Security agencies will test anti-drone devices in Delhi from next month with the Union civil aviation ministry working on a policy to legalise the use of unmanned aerial vehicles for various recreational and commercial purposes, a government official familiar with the matter said on Tuesday.
The ministry has identified several technologies, including devices that can capture drones mid-flight and devices that can hack into drones and block their communication systems, the official added.
Even after the law to allow drones is put in place, flying them will be prohibited in sensitive areas such as Vijay Chowk — including the President’s Estate, Parliament, the Prime Minister’s House, and North and South Blocks — and within five kilometres of the Delhi airport.
“The civil aviation ministry has invited different companies to showcase technologies which can neutralise drones, if needed,” said an officer from the Central Industrial Security Force (CISF). “We have already been briefed about a bullet that has a net attached to it. When fired, it captures the drone and brings it down,” added the officer, who asked not to be named.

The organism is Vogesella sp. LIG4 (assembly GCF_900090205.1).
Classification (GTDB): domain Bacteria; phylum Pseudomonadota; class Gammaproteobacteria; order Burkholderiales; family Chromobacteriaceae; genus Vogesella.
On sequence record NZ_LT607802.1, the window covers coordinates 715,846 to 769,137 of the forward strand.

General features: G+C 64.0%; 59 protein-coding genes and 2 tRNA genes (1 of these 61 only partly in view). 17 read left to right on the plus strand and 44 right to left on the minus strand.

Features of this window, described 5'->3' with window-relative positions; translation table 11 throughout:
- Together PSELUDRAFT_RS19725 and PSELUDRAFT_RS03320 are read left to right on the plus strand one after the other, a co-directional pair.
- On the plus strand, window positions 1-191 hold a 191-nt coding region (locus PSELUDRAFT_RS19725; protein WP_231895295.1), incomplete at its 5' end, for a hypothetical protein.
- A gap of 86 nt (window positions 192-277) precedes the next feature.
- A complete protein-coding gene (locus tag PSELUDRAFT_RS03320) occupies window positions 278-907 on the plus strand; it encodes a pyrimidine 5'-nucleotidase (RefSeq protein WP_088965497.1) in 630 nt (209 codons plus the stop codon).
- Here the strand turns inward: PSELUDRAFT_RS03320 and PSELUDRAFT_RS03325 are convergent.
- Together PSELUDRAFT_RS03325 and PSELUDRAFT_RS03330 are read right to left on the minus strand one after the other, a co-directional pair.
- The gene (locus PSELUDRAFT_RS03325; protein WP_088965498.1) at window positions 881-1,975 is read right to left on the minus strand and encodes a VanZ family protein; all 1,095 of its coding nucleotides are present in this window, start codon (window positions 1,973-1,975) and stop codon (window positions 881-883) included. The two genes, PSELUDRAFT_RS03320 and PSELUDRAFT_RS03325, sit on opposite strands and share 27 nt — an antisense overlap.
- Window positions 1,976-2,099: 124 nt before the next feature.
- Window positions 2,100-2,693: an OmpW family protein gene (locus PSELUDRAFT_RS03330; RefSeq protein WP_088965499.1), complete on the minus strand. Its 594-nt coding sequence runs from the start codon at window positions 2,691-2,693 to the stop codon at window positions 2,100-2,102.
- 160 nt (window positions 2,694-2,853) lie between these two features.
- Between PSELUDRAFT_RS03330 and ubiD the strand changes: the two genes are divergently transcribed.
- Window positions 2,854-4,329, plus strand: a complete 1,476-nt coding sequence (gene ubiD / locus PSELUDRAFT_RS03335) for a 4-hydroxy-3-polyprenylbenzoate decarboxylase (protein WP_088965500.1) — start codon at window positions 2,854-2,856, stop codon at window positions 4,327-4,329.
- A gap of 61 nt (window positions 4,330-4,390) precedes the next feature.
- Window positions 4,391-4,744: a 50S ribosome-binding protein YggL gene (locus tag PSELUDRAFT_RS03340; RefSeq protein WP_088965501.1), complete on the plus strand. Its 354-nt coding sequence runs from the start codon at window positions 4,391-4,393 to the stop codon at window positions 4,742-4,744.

“The possibility of drones being misused cannot be ruled out. We need to see if a drone is carrying any explosive, then can security agencies control it,” said another CISF officer posted at Delhi airport. Since drones are typically handled by an operator through a remote-controlled device, the ministry wants equipment that will not only block the drone’s communications but also trace the operator.
Apart from these devices, the government plans to keep a standby helicopter that can be used by CISF and National Security Guard (NSG) commandos to shoot down a drone that enters prohibited airspace or appears to be a threat.
The civil aviation ministry has come up with a draft regulation allowing the use of drones, but with restrictions. It has defined no-drone zones in cities and at international borders, and has added a clause in which the commercial use of drones requires permissions from the aviation regulator. The draft is open for public consultation and suggestions at the moment.